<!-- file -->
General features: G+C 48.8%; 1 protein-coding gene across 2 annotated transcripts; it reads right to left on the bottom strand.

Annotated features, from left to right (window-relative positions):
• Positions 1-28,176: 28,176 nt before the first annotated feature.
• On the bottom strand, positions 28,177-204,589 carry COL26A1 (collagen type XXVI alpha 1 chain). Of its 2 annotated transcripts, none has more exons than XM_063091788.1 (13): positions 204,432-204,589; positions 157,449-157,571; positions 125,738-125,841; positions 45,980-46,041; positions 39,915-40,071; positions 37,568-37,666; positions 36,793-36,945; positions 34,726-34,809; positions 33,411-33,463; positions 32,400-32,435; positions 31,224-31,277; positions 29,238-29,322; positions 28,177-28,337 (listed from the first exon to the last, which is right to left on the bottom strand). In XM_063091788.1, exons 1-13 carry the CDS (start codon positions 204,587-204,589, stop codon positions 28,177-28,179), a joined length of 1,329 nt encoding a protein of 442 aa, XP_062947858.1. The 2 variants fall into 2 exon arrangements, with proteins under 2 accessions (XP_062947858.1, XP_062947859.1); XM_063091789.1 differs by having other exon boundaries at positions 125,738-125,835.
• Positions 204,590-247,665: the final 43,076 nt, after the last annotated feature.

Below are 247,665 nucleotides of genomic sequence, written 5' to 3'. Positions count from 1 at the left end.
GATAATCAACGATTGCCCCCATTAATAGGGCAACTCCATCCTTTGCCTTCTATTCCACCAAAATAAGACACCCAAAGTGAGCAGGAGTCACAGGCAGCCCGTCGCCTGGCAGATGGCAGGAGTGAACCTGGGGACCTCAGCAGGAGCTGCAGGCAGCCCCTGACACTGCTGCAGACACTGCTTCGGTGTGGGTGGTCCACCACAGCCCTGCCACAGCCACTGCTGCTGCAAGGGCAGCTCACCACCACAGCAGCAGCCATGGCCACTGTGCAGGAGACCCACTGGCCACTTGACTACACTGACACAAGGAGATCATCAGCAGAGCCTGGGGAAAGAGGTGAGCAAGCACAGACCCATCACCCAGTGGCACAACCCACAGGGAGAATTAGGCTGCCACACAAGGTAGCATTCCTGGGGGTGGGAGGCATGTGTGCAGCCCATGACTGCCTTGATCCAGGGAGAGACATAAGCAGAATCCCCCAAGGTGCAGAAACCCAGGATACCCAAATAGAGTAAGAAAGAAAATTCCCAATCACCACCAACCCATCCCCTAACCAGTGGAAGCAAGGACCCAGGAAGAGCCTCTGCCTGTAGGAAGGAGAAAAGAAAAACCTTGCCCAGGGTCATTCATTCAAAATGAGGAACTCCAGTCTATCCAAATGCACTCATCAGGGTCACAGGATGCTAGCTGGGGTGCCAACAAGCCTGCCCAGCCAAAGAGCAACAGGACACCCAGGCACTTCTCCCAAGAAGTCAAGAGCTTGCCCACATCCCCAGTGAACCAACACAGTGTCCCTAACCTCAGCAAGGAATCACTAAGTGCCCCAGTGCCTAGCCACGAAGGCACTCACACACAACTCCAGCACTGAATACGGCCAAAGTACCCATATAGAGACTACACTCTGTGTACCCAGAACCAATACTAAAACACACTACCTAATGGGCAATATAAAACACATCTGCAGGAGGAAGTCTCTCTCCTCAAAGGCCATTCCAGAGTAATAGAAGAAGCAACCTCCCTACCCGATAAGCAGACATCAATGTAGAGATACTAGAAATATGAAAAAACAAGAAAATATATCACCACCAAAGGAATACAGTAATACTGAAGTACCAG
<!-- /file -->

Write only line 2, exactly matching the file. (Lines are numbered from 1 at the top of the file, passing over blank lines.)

Annotated features, from left to right (window-relative positions):